One topical subject at te moment at least in the UK is antibiotic resistance, in the US more people die from bacterial infections than from car accidents.

The Venter institute have now had the first genome based vaccine approved by the FDA for meningitis.
Using the software and hardware created by the institute they can receive samples of a bacteria and create a custom cell based vaccine in 12 hours.

The software and hardware they have developed is known as a Digital Biological Convertor (DBC) and can take a digital representation of the vacine ‘software’ and produce it in an automated manner, essentially it prints it.

Using the digital representation and DBC vaccines could be created and shipped all around the world to be produced in extremely short time scales.

The DBC opens exciting possibilities for developing synthetic life which has implications beyond vaccines, but also raises issues such as Intellectual property management, security, trust and regulatory issues.
After the keynote was the first panel on sustainability consisting of …
Professor Jeffrey Sachs
Alfred Castelan
Angela Belcher
John Longhead
Calestous Juma

Jeffrey Sachs highlighted the fact that conflict centers around the world are largely centered on dry zones and highlighted the increasing numbers of droughts that are occuring. In particular the US drought in 2012  destroyed 20% of the annual crop yield. He also talked about what the developing world needed to do to catch up with the developed world tackling issues of gender and discrimination, environmental degradation, population control and youth jobs.

you can find  more details and videos of the event here

Olympic road race

The London Olympics have been and gone in a flash leaving a bit of a vacuum in their wake, I always enjoy watching the Olympics but even I was surprised to the extent at which I was absorbed by this years events. The obvious explanation was that they were located in and around London only an hour by train.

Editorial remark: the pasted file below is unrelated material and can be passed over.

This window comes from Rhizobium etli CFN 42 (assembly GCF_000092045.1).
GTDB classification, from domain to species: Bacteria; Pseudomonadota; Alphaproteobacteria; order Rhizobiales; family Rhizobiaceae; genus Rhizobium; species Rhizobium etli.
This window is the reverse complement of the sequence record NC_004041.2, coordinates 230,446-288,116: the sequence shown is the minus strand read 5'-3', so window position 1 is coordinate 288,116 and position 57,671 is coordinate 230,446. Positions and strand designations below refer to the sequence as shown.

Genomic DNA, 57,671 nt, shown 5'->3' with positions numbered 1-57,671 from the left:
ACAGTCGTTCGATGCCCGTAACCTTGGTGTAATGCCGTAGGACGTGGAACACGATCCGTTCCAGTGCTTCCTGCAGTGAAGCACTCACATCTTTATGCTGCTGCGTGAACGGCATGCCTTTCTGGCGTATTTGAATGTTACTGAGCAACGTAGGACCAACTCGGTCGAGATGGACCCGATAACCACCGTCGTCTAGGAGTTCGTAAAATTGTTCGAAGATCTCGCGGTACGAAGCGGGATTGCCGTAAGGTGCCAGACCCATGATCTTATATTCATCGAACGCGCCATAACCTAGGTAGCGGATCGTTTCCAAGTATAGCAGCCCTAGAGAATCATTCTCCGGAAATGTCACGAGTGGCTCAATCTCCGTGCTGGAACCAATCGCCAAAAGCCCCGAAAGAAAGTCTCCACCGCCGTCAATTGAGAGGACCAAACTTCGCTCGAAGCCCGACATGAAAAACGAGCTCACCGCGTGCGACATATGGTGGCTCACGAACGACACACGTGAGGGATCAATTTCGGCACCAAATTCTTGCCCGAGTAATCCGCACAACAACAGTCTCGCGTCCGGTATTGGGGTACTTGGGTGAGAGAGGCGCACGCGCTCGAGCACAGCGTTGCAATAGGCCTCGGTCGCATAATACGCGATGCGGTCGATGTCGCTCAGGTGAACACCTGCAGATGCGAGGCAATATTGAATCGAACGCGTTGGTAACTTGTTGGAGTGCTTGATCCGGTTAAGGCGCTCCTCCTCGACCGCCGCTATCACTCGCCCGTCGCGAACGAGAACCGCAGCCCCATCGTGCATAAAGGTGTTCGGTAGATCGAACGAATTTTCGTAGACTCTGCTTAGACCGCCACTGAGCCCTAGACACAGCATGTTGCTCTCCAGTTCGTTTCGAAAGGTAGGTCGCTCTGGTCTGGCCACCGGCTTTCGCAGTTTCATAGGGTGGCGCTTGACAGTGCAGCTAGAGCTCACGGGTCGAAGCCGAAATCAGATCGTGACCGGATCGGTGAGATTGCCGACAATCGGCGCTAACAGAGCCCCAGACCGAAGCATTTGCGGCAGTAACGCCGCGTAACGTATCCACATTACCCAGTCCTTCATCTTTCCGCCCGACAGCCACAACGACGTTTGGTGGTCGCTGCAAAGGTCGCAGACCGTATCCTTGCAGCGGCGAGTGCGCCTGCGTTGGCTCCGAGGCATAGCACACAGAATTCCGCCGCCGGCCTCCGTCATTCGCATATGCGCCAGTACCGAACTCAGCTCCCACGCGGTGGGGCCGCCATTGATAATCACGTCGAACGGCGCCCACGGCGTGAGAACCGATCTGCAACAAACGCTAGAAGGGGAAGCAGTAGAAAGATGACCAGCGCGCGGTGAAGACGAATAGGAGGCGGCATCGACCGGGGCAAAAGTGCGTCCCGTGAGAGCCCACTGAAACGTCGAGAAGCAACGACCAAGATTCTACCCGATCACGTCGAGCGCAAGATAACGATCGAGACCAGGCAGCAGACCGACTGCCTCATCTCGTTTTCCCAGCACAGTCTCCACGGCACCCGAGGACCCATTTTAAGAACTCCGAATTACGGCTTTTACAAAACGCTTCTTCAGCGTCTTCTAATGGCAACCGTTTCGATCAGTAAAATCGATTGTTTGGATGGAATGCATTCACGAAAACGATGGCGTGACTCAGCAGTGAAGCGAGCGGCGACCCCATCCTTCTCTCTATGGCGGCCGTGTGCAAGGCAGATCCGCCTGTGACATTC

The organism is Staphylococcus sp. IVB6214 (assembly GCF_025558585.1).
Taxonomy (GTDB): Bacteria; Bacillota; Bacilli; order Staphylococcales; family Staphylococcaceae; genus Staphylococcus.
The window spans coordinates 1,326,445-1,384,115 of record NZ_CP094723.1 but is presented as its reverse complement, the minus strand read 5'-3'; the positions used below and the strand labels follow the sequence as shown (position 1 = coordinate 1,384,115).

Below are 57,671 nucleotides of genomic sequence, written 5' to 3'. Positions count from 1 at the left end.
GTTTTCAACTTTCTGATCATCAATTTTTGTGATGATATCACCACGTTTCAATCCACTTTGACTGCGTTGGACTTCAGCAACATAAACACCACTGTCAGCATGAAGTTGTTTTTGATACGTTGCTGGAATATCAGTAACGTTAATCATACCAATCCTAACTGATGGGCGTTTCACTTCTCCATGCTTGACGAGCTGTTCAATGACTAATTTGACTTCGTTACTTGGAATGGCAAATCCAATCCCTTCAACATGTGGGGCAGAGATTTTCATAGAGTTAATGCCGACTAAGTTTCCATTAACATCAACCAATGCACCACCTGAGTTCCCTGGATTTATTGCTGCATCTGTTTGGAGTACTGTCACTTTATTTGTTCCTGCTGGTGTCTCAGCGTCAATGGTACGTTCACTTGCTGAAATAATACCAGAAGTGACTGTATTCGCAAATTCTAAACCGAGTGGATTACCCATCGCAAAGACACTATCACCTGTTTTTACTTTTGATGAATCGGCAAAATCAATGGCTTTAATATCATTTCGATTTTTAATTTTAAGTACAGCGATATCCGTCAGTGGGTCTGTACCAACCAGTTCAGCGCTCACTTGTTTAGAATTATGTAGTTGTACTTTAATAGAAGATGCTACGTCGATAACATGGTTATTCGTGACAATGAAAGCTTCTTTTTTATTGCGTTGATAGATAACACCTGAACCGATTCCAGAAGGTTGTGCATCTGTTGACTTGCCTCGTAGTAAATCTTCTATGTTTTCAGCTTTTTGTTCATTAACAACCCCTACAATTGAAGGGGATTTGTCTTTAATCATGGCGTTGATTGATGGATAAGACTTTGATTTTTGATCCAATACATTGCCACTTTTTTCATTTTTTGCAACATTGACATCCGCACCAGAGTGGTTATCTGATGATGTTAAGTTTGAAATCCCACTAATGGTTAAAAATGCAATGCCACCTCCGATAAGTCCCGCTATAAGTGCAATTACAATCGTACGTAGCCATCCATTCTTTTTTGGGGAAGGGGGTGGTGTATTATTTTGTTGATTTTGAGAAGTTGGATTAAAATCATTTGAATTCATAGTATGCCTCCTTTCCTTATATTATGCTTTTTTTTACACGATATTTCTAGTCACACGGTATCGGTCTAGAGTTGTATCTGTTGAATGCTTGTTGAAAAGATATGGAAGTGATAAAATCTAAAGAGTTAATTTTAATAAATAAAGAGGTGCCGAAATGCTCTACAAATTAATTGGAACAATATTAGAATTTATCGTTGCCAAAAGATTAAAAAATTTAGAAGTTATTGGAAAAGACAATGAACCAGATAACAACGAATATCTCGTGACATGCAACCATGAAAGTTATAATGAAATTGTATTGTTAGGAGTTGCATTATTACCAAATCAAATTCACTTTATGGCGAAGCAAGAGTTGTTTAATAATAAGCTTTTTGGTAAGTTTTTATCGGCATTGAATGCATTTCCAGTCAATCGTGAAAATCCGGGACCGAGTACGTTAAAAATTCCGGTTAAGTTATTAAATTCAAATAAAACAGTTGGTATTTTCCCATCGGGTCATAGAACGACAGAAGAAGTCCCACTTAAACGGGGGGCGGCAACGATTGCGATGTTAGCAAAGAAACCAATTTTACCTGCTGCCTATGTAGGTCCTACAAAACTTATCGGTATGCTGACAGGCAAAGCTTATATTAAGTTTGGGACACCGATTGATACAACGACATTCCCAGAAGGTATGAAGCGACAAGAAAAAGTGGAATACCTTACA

With them being in such close proximity surely I could get to see a few events live? Unfortunately the ticket allocation gods did not look upon my applications favourably and my attempts at getting track cycling, rowing or athletics event tickets failed miserably.

I have a strong preference to watching sports that the GB team are good at, in particular rowing and cycling both sports that I either do or have done in the past. The mens 8’s were a particular draw as a local rower James Foad was selected for the crew, James was always a star junior rower at Itchen Imperial rowing club in Southampton and I bumped into him at regatta’s and nights out from time to time, so it was fantastic to watch him win a bronze medal on tv but it would have been even better to be there in person.

After failing to get tickets for these events I set my heart on getting to the Mens road race, the opportunity to see some of my cycling hero’s close up was too good a chance to pass up. I’ve been following the Tour De France for years watching Cav and Wiggins road careers take off and so the road race would be one of the highlights of the Olympics for me.

The week before the Olympics I spent a fair amount of time examining the route of the race, in particular the area around Dorking. If I was going to make the trip to watch then it had to Box Hill where the riders would do 9 laps and the majority of the routes climbing. A bit of searching revealed that 10’s of thousands of people were expected to descend on the area. I’d have to get there early to get a decent spot.